State of the Region Conference sheds light on natural gas extraction
By CG News Editor April Jaynes
The Inaugural Appalachian Ohio State of the Region Conference entitled, “Understanding the Boom-Bust Cycle for Greater Sustainability” took place last Wednesday in Walter Hall Rotunda at Ohio University. The purpose was to inform concerned citizens about what communities can do to improve our methods of extracting resources and regulatory practices that promote sustainability.
Jennifer Simon, Director of the Ohio University Innovation Center, welcomed attendees with a summary of the conference’s purpose. “It’s about maximizing the benefits of our community and taking initiative to repair the damage,” she said.
The speakers discussed topics such as the pros and cons of shale gas use, consequences of hydraulic fracturing and regulation strategies for extracting natural gas.
Keynote speaker John Quigley, Advisor to the Institute for Energy and Environmental Research for Northeastern Pennsylvania at Wilkes University and Energy Dimension, previously served as secretary of the Pennsylvania Department of Conservation and Natural Resources. In his presentation he used Pennsylvania as a cautionary tale for Ohio citizens and offered strong advice regarding how to approach shale gas extraction.
“As you approach this shale gas boom in Ohio, go into it with your eyes wide open,” Quigley said. “Unimaginable climate change is in front of us and we have got to get our train on a different track.”
Quigley mentioned benefits of shale gas use, which included a 50 percent drop in greenhouse gas emissions, an increase in landowner wealth and the provision of new jobs for the community.
However, while Quigley said natural gas could be our bridge to sustainability he also emphasized that other chemicals produced in the process such as methane gas need to be maintained and the water supply needs close moderation.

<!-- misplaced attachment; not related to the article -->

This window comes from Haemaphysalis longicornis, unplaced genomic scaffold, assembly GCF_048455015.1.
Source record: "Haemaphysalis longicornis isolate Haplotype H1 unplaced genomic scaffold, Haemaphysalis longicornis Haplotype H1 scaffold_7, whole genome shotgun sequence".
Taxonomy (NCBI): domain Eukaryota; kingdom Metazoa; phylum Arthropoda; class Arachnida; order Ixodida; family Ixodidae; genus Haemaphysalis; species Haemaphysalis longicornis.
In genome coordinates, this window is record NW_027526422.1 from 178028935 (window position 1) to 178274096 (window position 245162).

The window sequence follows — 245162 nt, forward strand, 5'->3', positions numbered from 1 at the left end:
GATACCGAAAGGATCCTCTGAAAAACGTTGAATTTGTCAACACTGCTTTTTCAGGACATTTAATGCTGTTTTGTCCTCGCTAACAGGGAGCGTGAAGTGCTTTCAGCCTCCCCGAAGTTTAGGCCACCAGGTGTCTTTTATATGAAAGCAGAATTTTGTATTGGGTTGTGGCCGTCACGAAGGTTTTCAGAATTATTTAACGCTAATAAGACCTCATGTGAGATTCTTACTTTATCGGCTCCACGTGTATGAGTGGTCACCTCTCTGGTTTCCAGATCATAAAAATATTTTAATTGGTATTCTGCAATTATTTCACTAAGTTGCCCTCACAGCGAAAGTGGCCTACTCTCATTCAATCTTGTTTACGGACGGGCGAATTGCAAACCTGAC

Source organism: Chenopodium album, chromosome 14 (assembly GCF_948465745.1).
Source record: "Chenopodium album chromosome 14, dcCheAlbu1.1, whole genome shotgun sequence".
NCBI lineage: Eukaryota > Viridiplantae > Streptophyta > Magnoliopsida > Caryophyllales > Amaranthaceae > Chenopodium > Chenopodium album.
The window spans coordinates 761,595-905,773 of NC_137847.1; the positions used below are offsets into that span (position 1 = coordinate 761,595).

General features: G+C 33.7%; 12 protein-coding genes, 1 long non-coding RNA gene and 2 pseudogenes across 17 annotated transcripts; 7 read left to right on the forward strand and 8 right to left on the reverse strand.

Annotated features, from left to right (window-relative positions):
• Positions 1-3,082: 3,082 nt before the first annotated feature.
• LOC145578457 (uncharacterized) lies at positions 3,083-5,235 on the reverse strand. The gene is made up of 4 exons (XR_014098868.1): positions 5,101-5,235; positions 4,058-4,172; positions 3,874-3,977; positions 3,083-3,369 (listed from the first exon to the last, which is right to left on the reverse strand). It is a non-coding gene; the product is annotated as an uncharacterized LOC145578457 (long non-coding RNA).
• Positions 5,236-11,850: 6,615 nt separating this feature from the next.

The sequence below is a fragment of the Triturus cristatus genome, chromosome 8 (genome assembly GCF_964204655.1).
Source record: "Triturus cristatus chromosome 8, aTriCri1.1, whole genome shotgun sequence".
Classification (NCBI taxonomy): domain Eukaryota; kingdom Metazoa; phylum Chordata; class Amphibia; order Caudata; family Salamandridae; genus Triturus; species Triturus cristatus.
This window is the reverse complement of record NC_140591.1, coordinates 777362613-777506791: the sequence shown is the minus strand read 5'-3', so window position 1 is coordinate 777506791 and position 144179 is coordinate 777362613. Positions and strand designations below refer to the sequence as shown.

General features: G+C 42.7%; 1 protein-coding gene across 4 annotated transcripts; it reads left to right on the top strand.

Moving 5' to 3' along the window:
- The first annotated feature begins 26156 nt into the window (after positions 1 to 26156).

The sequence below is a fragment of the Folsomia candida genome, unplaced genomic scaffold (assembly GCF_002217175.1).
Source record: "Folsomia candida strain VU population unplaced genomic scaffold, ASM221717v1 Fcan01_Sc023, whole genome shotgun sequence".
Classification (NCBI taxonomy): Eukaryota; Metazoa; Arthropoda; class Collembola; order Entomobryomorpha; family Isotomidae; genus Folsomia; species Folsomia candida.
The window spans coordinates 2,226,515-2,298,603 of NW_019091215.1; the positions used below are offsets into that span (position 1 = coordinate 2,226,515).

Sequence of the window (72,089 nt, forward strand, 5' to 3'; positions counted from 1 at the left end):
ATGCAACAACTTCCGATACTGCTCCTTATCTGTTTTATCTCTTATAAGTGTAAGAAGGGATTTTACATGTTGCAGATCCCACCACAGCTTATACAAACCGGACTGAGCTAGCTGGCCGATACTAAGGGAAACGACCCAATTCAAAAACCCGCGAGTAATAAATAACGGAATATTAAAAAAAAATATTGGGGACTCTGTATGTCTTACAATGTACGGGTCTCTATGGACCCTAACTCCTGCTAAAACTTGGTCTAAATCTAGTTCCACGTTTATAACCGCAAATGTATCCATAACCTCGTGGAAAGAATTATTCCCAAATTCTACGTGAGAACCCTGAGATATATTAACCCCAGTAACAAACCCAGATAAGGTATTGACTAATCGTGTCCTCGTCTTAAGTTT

Quigley also said that 50 percent of the gas is extracted within the first five years of drilling and that the economic activity will consequently dry up after this period of time. “Most local drilling jobs will only last as long as the drilling does,” he said.
Another issue Quigley discussed was horizontal drilling versus vertical drilling, which he said involves understanding spatial components and accumulative damage. Horizontal drilling uses less wells but stretches across more land in the process and often leaves the same-sized ecological footprint. “The footprint issue is usually distorted,” he said.
Immediate consequences of hydraulic fracturing include traffic and infrastructure damage, decline in air quality, noise pollution and overall public health. These are factors that Quigley said he believes need immediate attention, something of which Pennsylvania has failed to do with the recent enactment of Act 13 that attempts to improve environmental regulations.
One out of every three acres in Pennsylvania is currently leased for drilling, 40 percent of the state is used for coal production and a third of the state is used for oil and shallow gas extraction. Additionally, the state has no home regulation on water wells. Problems like methane migration, well explosions, high unemployment, rising poverty, and fracking fluid, diesel and other surface fluid spills are the major social and environmental problems Pennsylvania is currently facing as a result of hydraulic fracturing.
“Pennsylvania, if anything, provides a cautionary tale for Ohio,” Quigley said after presenting attendees with these facts. “I come from a community that bears the scars of resource extraction.”
Quigley also shared ideas of a shale gas monitoring program he recently developed. His ideas include an annual comprehensive assessment of shale gas activities of state forest land, a Bureau-wide interdisciplinary team of specialists and field staff and external partner collaborations and enacting a severance tax. He also emphasized the need for studies beyond the Environmental Protection Agency’s, continual wastewater monitoring and a commitment to science findings.
“If you approach this thing proactively, your communities can emerge stronger for the long-term,” Quigley said. “You’ve got to understand the long-term impacts. Don’t fall for the hype.”